CHAPTER VII: Queen Anne’s War
Entanglement of the Colonies in European Politics.—The Accession of Queen Anne.—The Spanish Succession.—Offered Truce.—The Deerfield Expedition.—The Massacre.—Sequel of the Story.—Attack upon Haverhill.—The Assault.—Narrow Escapes.—Kindness to a Captive Girl.—Acadia.—Preparations for a New Invasion of Canada.—The Naval Force.—The Land Force.—Departure of the Expedition.—Preparations Made in Canada.—Confidence of the English Commander.—Disaster.—Total Failure of the Expedition.—End of the War
CHAPTER VIII: George Washington
Third French War.—The Final Struggle.—Washington.—Origin of the Quarrel.—Negotiations.—Washington Sent on an Embassage.—Transactions at the Fort.—The Return of Washington’s Party.—Division of the Party.—Return to Virginia.—Crossing the Allegheny.—Safe Arrival at Last.—Difficulties and Delays.—Firm Attempts to Take Possession of the Country.—Fort Duquesne.—General Braddock.—Arrival of the Troops.—Preparations for the Campaign.—Washington Joins the Expedition.—The First Stage of the March.—The Camp at Fort Cumberland.—The Indian Auxiliaries.—Braddock’s Unpopularity.—The March Rebuked.—Double Crossing of the River.—The Attack.—Carnage and Rout.—Retreat of the Army
CHAPTER IX: The Conquest of Canada
Slow Progress of the War.—Despondency of the Canadian Government.—The Marquis de Montcalm.—Grand Naval Expedition.—Preparations for Entering the River.—Situation of Quebec.—Advance of the Fleet.—The Proclamation.—Cannonading in the Harbor.—The French Fire-Ships.—Reconnoitering Party.—Attack at the Mouth of the Montmorency.—Sickness of General Wolfe.—Preparations for Carrying the New Plan into Effect.—The Attack.—Curious Coincidence.—Calmness and Composure of General Wolfe.—The Landing.—Advance of the French to Meet the Enemy.—The Battle.—Death of Both the Generals after the Battle.—Message from the Governor.—Proposed Capitulation.—The Ultimatum.—The Town Surrendered.—Further Continuance of the War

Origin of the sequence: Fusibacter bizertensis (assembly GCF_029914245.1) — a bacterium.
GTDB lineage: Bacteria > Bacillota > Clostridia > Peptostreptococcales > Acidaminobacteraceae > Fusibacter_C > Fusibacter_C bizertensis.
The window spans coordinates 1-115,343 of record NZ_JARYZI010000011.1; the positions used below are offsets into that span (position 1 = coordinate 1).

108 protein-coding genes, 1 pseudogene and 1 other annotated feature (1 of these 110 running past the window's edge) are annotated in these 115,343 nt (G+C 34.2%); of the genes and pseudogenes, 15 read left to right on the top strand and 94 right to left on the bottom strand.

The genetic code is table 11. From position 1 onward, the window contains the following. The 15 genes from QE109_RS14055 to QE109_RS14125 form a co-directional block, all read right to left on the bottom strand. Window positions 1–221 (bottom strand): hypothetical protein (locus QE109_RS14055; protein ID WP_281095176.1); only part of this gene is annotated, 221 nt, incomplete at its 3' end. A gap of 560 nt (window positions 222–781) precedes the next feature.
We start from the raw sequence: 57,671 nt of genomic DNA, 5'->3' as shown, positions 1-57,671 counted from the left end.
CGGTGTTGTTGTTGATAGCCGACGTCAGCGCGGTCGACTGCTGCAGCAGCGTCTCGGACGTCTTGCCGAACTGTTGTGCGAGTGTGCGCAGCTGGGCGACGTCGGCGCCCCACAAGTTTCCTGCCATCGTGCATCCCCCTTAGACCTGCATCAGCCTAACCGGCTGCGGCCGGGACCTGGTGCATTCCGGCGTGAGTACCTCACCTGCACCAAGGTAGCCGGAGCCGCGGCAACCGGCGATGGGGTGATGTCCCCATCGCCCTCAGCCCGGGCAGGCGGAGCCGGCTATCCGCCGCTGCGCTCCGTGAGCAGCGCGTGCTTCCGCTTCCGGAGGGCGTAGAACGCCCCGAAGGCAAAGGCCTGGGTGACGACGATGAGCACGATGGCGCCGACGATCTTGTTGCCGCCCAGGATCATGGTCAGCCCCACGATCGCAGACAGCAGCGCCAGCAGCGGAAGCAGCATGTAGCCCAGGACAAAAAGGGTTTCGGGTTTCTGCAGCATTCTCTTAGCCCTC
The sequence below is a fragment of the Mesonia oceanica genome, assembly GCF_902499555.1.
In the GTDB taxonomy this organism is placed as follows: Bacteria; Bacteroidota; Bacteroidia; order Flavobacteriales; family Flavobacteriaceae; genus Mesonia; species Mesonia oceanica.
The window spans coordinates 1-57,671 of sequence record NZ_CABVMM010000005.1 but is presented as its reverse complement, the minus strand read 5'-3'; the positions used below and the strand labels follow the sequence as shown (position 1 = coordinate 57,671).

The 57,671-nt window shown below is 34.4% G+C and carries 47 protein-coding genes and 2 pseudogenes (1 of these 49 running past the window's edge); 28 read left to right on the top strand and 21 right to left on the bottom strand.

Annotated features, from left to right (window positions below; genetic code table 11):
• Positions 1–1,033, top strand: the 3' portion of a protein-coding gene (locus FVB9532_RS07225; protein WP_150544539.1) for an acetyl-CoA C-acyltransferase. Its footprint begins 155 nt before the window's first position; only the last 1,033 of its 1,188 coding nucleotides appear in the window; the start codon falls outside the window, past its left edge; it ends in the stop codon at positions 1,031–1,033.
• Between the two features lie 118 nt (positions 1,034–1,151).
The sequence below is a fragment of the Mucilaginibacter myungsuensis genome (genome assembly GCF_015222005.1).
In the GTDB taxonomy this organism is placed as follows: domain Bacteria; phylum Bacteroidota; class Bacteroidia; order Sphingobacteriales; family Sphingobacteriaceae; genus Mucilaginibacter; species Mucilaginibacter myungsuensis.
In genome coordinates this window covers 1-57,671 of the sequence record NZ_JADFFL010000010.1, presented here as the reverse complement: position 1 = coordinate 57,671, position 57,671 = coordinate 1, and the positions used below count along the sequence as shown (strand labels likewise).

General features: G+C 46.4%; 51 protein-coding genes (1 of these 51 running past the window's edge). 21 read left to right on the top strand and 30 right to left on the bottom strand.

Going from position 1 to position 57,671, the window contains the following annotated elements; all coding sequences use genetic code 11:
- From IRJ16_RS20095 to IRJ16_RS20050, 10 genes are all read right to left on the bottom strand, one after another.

CHAPTER X: Pontiac
Cession of Canada to the English.—Taking Possession of the Country.—Pontiac.—First Interview with Pontiac.—Moderation of Major Rogers.—Pontiac’s Decision.—Ideas and Intentions of Pontiac.—The English Take Possession.—Pontiac Changes His Policy.—Progress of the Conspiracy.—Pretended Revelation from Heaven.—Concerted Attack upon the English Stations.—Stratagems.—The Mackinaw Game of Ball.—Design of the Indians.—Success of the Stratagem.—Detroit.—Construction of the Place.—Plan of Attack Concerted by the Indians.—Discovery of the Plot.—The Plot Defeated.—Attempts to Relieve the Garrison.—End of the War.—Conclusion
The American History Series by Jacob Abbott:
Jacob Abbott (1803–1879) was a native of the state of Maine who was a professor of mathematics and natural philosophy, a minister, and founder of two schools (the Mount Vernon School for Young Ladies in Boston and the Mount Vernon School for Boys, in New York City).
He wrote more than 180 books and became famous for his easy-to-read style of historical storytelling, stripped of the dry dustiness which characterized other texts.